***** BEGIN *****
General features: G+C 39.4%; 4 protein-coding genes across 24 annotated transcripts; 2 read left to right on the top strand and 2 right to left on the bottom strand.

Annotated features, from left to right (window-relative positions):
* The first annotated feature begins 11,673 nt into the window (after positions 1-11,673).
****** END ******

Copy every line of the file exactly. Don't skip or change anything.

General features: G+C 39.4%; 4 protein-coding genes across 24 annotated transcripts; 2 read left to right on the top strand and 2 right to left on the bottom strand.

Annotated features, from left to right (window-relative positions):
* The first annotated feature begins 11,673 nt into the window (after positions 1-11,673).